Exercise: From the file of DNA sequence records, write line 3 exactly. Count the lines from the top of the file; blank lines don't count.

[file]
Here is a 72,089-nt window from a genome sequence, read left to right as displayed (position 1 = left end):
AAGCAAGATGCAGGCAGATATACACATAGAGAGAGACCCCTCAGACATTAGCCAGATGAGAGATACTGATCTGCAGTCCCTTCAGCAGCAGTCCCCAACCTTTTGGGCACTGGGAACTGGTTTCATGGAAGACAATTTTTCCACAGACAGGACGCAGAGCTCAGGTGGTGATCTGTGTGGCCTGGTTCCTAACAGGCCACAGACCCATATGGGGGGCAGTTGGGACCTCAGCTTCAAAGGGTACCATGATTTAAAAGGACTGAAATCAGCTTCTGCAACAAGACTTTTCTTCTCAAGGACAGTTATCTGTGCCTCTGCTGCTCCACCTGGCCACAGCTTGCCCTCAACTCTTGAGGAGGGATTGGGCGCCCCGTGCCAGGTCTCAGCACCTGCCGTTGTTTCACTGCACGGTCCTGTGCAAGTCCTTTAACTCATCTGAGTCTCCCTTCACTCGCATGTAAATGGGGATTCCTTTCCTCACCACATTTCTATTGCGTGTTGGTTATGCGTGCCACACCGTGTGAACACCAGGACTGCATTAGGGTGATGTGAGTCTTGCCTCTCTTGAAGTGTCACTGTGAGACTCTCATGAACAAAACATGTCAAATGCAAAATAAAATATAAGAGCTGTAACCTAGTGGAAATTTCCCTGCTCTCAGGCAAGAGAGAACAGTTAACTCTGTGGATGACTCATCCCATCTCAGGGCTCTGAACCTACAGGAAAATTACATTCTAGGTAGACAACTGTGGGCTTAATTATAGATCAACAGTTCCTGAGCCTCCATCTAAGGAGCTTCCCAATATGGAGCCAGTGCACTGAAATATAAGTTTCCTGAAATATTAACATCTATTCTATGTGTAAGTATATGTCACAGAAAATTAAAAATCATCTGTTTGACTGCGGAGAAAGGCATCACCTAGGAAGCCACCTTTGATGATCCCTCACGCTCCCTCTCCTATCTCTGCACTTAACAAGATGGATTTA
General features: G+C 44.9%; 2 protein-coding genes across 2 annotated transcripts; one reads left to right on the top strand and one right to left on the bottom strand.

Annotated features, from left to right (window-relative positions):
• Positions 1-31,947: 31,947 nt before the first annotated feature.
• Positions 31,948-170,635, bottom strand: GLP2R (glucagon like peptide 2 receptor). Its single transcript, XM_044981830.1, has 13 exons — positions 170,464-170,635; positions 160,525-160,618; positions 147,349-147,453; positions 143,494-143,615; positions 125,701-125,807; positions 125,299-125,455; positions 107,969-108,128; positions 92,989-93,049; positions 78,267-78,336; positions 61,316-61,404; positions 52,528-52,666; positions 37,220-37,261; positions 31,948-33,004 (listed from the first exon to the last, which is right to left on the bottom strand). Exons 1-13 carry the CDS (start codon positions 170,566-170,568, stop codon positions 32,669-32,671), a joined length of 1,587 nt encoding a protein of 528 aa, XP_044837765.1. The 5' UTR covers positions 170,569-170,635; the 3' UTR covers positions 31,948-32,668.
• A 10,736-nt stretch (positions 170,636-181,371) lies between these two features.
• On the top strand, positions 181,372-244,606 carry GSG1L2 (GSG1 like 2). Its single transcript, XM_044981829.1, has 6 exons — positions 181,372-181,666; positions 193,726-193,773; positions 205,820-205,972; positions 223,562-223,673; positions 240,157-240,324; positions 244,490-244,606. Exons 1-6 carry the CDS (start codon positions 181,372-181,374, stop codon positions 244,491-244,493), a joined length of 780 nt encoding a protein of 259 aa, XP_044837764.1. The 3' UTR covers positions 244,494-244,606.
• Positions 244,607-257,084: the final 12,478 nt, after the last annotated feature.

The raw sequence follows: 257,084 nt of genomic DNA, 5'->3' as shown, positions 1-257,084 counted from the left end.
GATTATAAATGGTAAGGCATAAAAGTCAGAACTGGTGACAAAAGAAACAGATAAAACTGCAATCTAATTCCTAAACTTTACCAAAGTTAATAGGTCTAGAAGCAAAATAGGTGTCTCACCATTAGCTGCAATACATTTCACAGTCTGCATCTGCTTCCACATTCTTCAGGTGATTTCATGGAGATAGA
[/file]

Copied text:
General features: G+C 44.9%; 2 protein-coding genes across 2 annotated transcripts; one reads left to right on the top strand and one right to left on the bottom strand.